The dream of working as a digital nomad has never been more appealing. But how do you land one of those jobs?
Imagine having more flexibility with your schedule. There’s no more sitting in traffic on the way to the office. You can skip out on those hour-long board meetings. You have more free time to work on those little side hustles you’re passionate about. Among the millennial crowd, working as a digital nomad is the first step to experiencing a life of freedom. So how do you get this dream job and travel the world? Doing the research can seem daunting. But don’t sweat it. We’re here to guide you along the way.
Digital Nomad: The Dream Job
Getting a remote job sounds like a dream, right? The idea of being able to work anywhere you bring your laptop has been catching steam these past few years. Travel influencers like Instagram’s Lauren Bullen (aka Gypsea Lust) certainly make the digital nomad life look amazing. Who doesn’t want to be sipping out of a coconut on a beach in Bali?
From personal experience, I can tell you that working remotely as a digital nomad has its pros and cons. I’m gonna walk you through them all. And I’m going to show you the good stuff. After all, figuring out how to get a remote job can be tricky. There’s a happy medium to be found between spending eight hours of your day in an office and ten to twelve hours a day trying to organize your time and make a remote lifestyle work for you. You don’t want to drain your energy.
How to Land a Remote Job and Become a Digital Nomad
As you probably already know, finding remote positions is really tricky. Big job sites are flooded with applications for in-house jobs and even more so for remote positions. If you want to work from home, you have to get creative. Unfortunately, it gets even trickier.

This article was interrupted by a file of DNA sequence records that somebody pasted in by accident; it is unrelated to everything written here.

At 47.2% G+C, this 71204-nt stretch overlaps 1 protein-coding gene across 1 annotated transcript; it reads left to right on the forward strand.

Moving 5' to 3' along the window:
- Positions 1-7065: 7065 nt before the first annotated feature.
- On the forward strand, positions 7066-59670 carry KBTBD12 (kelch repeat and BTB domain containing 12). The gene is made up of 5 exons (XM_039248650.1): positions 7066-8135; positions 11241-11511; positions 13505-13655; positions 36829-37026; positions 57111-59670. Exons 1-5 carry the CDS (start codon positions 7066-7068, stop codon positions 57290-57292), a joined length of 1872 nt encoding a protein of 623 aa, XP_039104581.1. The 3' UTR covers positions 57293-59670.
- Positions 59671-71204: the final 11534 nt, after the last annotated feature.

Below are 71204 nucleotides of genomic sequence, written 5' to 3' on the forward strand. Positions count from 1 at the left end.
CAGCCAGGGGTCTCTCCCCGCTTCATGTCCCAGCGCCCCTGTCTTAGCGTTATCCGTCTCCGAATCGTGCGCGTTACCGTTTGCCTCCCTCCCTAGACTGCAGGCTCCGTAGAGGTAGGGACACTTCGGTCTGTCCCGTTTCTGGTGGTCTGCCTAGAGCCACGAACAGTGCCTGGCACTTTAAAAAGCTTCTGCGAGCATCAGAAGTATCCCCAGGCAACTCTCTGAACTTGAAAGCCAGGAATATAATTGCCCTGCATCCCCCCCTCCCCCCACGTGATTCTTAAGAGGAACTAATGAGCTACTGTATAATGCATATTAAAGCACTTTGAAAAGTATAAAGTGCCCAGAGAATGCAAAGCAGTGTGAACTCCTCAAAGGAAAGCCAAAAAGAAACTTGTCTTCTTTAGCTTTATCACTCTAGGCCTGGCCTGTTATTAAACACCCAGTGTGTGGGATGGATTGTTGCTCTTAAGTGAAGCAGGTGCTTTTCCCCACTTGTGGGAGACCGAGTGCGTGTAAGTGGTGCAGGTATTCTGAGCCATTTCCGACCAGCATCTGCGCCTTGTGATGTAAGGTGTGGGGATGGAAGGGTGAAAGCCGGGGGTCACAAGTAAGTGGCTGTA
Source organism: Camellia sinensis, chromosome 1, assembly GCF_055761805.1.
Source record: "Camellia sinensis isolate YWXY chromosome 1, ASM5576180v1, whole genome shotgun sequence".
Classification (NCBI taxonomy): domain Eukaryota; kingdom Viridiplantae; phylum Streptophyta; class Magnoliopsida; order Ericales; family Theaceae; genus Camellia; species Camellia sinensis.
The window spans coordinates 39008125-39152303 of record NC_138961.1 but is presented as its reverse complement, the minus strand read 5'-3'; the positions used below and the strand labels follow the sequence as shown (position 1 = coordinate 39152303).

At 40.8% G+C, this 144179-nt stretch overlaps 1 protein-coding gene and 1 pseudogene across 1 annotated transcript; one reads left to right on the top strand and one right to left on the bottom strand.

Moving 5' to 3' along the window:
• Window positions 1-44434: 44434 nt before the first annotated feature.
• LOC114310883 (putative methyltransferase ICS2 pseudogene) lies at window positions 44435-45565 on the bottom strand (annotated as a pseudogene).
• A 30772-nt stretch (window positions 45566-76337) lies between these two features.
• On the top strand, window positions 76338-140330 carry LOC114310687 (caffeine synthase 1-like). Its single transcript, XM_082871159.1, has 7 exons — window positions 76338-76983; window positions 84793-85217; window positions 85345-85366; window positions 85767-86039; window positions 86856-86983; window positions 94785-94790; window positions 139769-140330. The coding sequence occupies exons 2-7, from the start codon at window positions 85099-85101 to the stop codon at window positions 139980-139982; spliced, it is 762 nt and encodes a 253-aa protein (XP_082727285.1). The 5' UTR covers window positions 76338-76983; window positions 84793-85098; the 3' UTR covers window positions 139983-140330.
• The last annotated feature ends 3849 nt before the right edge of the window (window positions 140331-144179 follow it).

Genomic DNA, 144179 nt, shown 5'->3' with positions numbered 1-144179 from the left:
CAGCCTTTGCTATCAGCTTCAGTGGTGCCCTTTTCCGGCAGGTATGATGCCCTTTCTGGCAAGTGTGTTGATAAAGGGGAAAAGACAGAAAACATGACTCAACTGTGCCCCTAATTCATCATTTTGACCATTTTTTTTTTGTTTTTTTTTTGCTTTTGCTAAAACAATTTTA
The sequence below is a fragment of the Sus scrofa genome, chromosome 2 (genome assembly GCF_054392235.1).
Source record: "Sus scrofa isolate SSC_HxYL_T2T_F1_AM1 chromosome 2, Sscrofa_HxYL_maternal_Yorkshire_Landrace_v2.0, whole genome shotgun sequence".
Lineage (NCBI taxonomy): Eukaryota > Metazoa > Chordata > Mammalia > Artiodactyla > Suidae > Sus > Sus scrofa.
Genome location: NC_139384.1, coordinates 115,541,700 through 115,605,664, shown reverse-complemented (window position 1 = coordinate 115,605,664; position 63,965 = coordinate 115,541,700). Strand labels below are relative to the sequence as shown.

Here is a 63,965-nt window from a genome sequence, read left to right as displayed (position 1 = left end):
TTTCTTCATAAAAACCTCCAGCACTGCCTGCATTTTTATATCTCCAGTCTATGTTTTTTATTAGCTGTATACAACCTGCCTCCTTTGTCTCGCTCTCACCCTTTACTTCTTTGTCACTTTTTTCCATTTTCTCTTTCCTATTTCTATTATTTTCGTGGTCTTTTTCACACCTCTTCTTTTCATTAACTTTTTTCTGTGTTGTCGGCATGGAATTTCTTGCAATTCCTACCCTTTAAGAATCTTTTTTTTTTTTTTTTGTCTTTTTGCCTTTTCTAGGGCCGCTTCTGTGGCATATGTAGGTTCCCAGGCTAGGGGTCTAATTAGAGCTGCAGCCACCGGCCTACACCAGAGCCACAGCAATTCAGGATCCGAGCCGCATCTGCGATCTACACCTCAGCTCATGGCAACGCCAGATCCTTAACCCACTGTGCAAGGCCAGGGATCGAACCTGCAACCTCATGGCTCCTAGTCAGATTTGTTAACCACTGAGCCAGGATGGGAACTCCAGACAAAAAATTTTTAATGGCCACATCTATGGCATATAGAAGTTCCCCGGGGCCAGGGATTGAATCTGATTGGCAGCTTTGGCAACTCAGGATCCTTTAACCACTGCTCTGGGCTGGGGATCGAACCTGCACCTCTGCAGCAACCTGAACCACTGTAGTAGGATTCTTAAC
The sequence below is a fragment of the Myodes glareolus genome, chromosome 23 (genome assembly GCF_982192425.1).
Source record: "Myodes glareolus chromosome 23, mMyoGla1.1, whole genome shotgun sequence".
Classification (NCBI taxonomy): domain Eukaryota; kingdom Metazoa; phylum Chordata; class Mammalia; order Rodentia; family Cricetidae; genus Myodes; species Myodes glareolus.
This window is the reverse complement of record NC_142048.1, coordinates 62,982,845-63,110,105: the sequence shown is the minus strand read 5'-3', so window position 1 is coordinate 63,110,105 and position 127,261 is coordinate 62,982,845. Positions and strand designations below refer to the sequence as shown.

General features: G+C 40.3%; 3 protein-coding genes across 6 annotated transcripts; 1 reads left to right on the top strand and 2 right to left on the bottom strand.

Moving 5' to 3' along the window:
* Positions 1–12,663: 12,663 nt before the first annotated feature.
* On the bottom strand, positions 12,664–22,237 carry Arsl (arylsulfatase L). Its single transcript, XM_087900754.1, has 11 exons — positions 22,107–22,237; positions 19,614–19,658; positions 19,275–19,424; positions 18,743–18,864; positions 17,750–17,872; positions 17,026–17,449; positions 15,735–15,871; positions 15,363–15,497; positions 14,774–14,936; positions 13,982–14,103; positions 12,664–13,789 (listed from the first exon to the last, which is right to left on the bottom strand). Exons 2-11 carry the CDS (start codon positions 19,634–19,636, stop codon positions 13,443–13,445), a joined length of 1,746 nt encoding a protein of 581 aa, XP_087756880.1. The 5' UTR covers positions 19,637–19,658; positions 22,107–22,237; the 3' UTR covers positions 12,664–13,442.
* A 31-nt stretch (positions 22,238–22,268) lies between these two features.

Most companies don’t advertise themselves or their positions as being remote or for a digital nomad. So what’s the biggest challenge in a nutshell? It is finding the right sites that list remote jobs and being able to identify the right companies to follow. Let’s get started.
Pros and Cons of Getting a Remote Job
Like anything in life, working as a digital nomad also has its pros and cons. Before we dive into exactly how to land a remote job, let’s do a quick run through of the pros and cons. That way, you know exactly what to expect if you’re going to work from home, Paris, your favorite coffee shop, or wherever.
- There’s no commute: You won’t have to spend all that time in the morning and evening driving back and forth to work. P.S. You can start the morning off with a cup of coffee, typing on your laptop in your pajamas if you want.
- You make your own schedule: For the most part, you make your own schedule. Unless your company specifies your hours, you can decide what time to start and end your day.
- Take your work anywhere and everywhere: You can work anywhere in the world you want. All you need is your laptop and some high-speed WiFi. Coffee shop in London, anyone?
- checkCosts: Reduce your costs from commuting and buying food on the go.
- checkNo more office distractions: Nobody's stopping by your desk and interrupting your workflow anymore or if you decide to just work in a coworking space instead.
- It can get a little lonely: Okay, if you’re a social person like I am, working as a digital nomad means you have to be intentional about getting outside and seeing people. Scheduling out time for yourself, fun activities, and meeting with friends is so important. As a full-time dog mom of a hyper pup, working from home presents its own challenges in that sense.
- Overworking: While it seems like underworking would be the problem, overworking actually is. It’s easy to get distracted by other things and lose track of time if you’re not careful. Keeping a penciled out schedule will help keep you on track and organized. Use a planner, Google calendar, and plenty of post-it notes.
1. Ask Yourself if Getting a Remote Job is Right for You
Before we dive into how to get a remote job, you need to make sure the digital nomad lifestyle is right for you. This part is going to require some research and self-reflection. I love working remotely. It’s a great fit for my personality and the way I work.